This grave is in the BIG cemetery of Comanche County: Oakwood. It is difficult to walk into that cemetery and find a specific gravestone if you don’t know where it is. But if you go in looking for Cunninghams in general, you are bound to find them.

It is easy to find the grave of Amanda Jane Cunningham. She was the second wife of the oldest Cunningham son, Aaron, and the mother of his 5 youngest children. She was born in Missouri with the name Amanda Jane McPherson. When Aaron married her she was the widow of William Henson. He died in 1881 and is buried in Hamilton county in the Pottsville Cemetery.

When Aaron’s first wife Minerva died in 1883 at the age of 39, she left him with 6 children–from 20-year-old Susa down to Thomas Jefferson Cunningham who was only 18 months old.

When Amanda’s husband died, he was only 33. She was only 28. She was left with 7-year-old Nancy and 4-year-old Mack Henson. And Amanda was also pregnant and soon would have the baby, Willie Pearl Henson.

Amanda was on her own with her 3 children for a few years. Aaron remained single after Minerva’s death for only 8 months. They joined their 2 families and their 9 children and then had 5 more.

When Aaron died in 1914, he and Amanda had been married almost 30 years, but he was laid to rest in the Albin Cemetery next to his first wife Minerva and babies they lost together. He was 78 when he died, but Amanda was only 61. She lived another 14 years and then was buried in the Oakwood Cemetery. She was buried near their son James Rector Cunningham who died fighting in World War I.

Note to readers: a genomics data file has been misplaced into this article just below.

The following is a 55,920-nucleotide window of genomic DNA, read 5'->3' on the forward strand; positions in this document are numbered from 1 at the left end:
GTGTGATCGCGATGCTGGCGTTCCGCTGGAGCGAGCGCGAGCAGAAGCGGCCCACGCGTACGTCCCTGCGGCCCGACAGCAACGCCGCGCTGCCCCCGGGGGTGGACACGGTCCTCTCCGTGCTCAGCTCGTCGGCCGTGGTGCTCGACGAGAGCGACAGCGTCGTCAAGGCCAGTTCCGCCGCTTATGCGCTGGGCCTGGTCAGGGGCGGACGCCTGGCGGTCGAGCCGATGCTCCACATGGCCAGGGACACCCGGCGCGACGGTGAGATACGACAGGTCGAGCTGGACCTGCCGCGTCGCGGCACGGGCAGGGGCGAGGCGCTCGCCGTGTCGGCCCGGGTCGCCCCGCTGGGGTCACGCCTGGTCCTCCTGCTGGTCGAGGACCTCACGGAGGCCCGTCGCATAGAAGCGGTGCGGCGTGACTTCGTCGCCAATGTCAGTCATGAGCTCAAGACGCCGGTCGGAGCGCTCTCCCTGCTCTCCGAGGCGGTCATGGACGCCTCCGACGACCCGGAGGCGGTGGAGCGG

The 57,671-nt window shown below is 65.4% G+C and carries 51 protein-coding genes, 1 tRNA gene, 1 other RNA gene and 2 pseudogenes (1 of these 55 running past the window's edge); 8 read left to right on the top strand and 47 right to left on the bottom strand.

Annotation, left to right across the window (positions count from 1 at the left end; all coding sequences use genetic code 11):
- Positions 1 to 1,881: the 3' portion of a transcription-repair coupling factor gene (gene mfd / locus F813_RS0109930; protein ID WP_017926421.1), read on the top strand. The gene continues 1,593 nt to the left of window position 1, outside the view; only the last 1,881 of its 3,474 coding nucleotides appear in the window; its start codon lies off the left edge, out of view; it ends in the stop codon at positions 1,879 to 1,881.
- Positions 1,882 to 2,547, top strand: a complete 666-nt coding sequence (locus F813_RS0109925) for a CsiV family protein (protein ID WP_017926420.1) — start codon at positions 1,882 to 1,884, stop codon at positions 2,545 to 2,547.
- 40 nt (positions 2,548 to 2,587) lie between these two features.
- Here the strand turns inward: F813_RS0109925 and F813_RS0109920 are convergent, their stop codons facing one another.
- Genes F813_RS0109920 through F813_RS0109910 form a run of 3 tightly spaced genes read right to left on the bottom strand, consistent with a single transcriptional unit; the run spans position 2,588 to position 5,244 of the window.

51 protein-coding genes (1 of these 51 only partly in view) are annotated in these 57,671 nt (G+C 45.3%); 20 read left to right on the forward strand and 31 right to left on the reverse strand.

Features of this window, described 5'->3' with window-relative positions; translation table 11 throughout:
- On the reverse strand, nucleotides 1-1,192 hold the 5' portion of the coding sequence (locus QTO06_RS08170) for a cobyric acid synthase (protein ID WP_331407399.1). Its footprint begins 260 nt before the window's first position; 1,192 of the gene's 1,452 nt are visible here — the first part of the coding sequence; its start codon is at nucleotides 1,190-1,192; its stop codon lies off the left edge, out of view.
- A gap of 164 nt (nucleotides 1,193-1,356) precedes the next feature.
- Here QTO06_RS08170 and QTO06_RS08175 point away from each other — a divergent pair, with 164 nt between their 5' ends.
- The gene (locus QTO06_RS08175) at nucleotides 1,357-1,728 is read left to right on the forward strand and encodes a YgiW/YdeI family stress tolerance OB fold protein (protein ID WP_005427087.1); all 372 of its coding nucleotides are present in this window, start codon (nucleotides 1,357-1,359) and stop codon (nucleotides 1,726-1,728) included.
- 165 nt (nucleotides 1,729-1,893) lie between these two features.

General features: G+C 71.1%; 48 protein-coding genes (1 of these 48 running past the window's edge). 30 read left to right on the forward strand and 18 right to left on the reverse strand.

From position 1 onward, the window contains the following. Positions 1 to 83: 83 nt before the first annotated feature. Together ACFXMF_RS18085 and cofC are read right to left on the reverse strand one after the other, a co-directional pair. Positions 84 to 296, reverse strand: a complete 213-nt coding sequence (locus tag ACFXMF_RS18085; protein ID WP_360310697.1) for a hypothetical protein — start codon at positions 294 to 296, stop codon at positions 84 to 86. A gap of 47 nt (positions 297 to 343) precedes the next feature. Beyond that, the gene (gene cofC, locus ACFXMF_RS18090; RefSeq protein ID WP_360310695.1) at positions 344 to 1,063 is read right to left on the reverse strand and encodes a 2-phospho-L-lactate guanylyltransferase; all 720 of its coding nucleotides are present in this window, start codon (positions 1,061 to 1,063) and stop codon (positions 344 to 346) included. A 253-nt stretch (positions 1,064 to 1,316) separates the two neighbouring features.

Bernard Cunningham: Part II

In World War I on October 9, 2013 at 12:24 am


To continue the saga of Bernard – or Bernie – Cunningham.

Bernie and Annie were married and lived in Fort Worth for just a short time when she died February 20, 1918, from pneumonia. He moved back to his home in Hamilton then and enlisted in World War I only 2 months after Annie’s death, on April 26, 1918.  His cousin James Rector Cunningham, his father’s first cousin, but closer to Bernard’s age, had already enlisted and was overseas.

Bernard went through his basic training at Fort Travis, a training facility in San Antonio next to Fort Sam Houston, that was set up specifically to train the soldiers for this war. He trained for 5 weeks and then shipped out with the 90th Division, Co. F, 359th Infantry.

James Rector Cunningham died on June 12, 1918, in France. I am not sure that Bernard had even arrived on French soil yet and I wonder if he knew his cousin had been killed.

Bernard fought in the Battle of Saint-Mihiel. He died on September 22, 1918. The battle was September 12 through 15, so I assume he was gravely wounded and died a week after the battle.


There is an American cemetery near the battlefield where Bernard died, but his body was returned to Hamilton and he received full military honors when he was buried in the I.O.O.F. Cemetery.


The Indian Gap band played in the funeral procession.


And Bernard was laid to rest.


The Comanche American Legion had already been named in honor of Rector Cunningham. Upon Bernie’s death, the American Legion #222 in Hamilton renamed itself the Cunningham Post and remains so to this day.